On March 31, 2016, the United States Patent and Trademark Office (USPTO) issued final rules implementing several changes and clarifications to the rules governing trial proceedings before the Patent Trial and Appeal Board (PTAB), including inter partes, post grant and covered business method review proceedings, as well as derivation proceedings.1 These final rules are adopted from the rules proposed in August 2015 and reflect public comments both before and after those rules were proposed. The rules changes are of interest to stakeholders in the patent system—both patent owners and prospective patent challengers—as they reflect ongoing changes to the PTAB trial proceedings that have become an important part of patent litigation in the United States.
Testimonial Evidence Submitted with a Preliminary Response
In the final rules issued yesterday, the USPTO removed the prohibition on new testimonial evidence submitted with a patent owner’s preliminary response from 37 C.F.R. §§ 42.107 and 42.207. Any evidence may now be used in support of the preliminary response. The amended rules state, however, that “any genuine issue of material fact created by such testimonial evidence [submitted with a preliminary response] will be viewed in the light most favorable to the petitioner solely for purposes of deciding whether to institute an inter partes [or post-grant] review.” Sections 42.108 and 42.208 allow petitioners to request leave to file a reply to a preliminary response, which may be granted on a showing of good cause.
The USPTO amended sections 42.100 and 42.200 to specify that the broadest reasonable interpretation standard for claim construction, which applies to unexpired claims in inter partes and post-grant review proceedings, does not apply if the claims will expire before the final written decision. To that end, the amended rules permit parties to request that the PTAB apply “a district court-type claim construction approach” for patents that will expire within 18 months of the entry of the notice affording a filing date to a petition. Such requests must be made by motion within 30 days following the petition’s filing.
Duty of Candor Requirements
The new rules further clarify the duty of candor requirements on counsel and parties appearing in PTAB trial proceedings. In particular, 37 C.F.R. § 42.11 now expressly incorporates the requirements of § 11.18(a) and (b)(2) that apply generally to signatures before the USPTO. Thus, the signature of a paper is a certification that “[t]o the best of the party’s knowledge, information and belief, formed after an inquiry reasonable under the circumstances”:
- the paper is not submitted for an improper purpose;
- the averments and denials have (or, after further investigation or discovery, are likely to have) evidentiary support; and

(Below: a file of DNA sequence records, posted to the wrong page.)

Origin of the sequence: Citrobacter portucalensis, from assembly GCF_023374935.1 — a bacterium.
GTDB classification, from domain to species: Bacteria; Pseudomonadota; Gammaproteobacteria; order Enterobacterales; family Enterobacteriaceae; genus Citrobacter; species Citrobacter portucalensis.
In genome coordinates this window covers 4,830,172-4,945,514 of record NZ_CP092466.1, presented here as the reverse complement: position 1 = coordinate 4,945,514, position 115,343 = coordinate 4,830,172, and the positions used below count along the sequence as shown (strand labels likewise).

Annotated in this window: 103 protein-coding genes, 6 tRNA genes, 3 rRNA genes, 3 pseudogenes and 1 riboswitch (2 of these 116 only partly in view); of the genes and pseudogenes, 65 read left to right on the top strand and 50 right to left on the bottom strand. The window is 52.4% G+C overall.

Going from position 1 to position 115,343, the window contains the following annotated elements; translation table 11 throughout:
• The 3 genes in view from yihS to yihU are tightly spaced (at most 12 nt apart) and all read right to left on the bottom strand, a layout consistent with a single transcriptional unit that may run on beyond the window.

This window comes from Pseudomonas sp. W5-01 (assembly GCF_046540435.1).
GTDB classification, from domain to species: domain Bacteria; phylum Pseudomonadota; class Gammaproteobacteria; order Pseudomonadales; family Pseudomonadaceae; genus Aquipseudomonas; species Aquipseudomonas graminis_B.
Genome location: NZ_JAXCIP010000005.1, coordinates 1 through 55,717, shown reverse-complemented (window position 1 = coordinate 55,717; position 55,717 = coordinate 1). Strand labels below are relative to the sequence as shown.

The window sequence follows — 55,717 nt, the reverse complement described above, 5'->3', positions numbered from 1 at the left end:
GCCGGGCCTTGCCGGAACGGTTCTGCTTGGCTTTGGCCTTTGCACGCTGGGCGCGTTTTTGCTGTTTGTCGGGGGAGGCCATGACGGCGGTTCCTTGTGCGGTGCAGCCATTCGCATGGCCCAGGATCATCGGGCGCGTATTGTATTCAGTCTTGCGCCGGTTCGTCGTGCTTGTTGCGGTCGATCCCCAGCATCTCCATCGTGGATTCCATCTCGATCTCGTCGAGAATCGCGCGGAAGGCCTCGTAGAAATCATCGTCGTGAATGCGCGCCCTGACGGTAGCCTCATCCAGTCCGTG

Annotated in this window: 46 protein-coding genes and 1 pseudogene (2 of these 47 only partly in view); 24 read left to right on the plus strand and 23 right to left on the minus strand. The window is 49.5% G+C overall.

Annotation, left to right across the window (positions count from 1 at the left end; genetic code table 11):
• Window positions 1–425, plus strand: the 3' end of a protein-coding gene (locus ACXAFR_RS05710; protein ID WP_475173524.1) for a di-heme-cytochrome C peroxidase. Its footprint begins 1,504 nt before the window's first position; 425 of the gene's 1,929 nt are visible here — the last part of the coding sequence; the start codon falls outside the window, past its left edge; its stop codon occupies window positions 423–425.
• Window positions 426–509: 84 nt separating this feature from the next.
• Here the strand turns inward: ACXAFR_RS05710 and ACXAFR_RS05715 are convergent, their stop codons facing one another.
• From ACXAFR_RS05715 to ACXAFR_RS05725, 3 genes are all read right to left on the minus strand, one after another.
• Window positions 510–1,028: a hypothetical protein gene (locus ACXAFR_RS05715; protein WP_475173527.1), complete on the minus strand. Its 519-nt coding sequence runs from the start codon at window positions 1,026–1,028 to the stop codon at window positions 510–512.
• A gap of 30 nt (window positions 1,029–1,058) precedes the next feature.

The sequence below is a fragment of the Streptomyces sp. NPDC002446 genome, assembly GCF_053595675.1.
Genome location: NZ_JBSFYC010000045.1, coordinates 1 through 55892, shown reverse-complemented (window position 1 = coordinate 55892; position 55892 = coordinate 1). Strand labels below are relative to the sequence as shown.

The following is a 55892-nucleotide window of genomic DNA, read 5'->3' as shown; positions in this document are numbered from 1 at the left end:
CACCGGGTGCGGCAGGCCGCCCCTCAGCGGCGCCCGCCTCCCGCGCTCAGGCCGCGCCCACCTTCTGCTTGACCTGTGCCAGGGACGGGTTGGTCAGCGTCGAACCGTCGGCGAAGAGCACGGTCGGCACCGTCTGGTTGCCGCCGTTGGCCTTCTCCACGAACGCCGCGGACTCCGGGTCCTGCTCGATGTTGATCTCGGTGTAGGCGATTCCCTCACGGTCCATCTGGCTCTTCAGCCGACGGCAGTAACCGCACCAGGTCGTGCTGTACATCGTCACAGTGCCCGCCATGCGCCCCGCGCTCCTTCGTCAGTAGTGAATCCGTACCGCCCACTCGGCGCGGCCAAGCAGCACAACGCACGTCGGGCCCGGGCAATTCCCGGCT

- the legal contentions are warranted by existing law or a nonfrivolous argument to change existing law.
These certification requirements are similar to those imposed in federal district courts by Rule 11 of the Federal Rules Civil Procedure.
The rules also specify that the PTAB may enforce the requirements with sanctions for their violation, either upon a motion by the opposing party or on the PTAB’s own initiative. The procedures associated with motions and sua sponte orders seeking to impose such sanctions are, again, similar to those provided in Rule 11 of the Federal Rules of Civil Procedure.
Other Procedural Changes
The new rules also replace page limits with word count limits for petitions, preliminary responses, patent owner responses and replies to petitions. Previously, petitions, preliminary responses and patent owner responses were limited to 60 pages in inter partes reviews and derivation proceedings and 80 pages in post-grant reviews (including covered business method patent reviews). Under the new rules, these papers will be limited to 14,000 words or 18,700 words in the respective proceedings. Replies to petitions, which were previously limited to 25 pages in any proceeding, will be limited to 5,600 words. This will allow parties to include arguments in claim charts and avoid certain formality requirements under the previously issued rules.
The new rules also amend section 42.23(b) to explicitly preclude raising new arguments in replies to patent owner responses or preliminary responses. The PTAB frequently applied this restriction through its case-by-case jurisprudence, even though the prior rule only referred to motions, but it is now expressly included in the rule.
The new rules also change the required time for serving demonstrative exhibits from 5 business days before oral argument to 7 business days before oral argument.
The changes to the rules governing America Invents Act (AIA) trial proceedings reflect the USPTO’s ongoing effort to improve the adjudication of these still-new proceedings. Other changes that the USPTO considered during the public comment period, such as changes relating to discovery and the procedure for amending claims, were ultimately rejected in favor of allowing the PTAB’s jurisprudence develop on a case-by-case basis. Nonetheless, the changes that were made will likely have a significant impact on practice before the PTAB in at least some cases. And the rules and their application should continue to evolve as a result of future rules changes and appellate decisions from both the US Court of Appeals for the Federal Circuit and the US Supreme Court.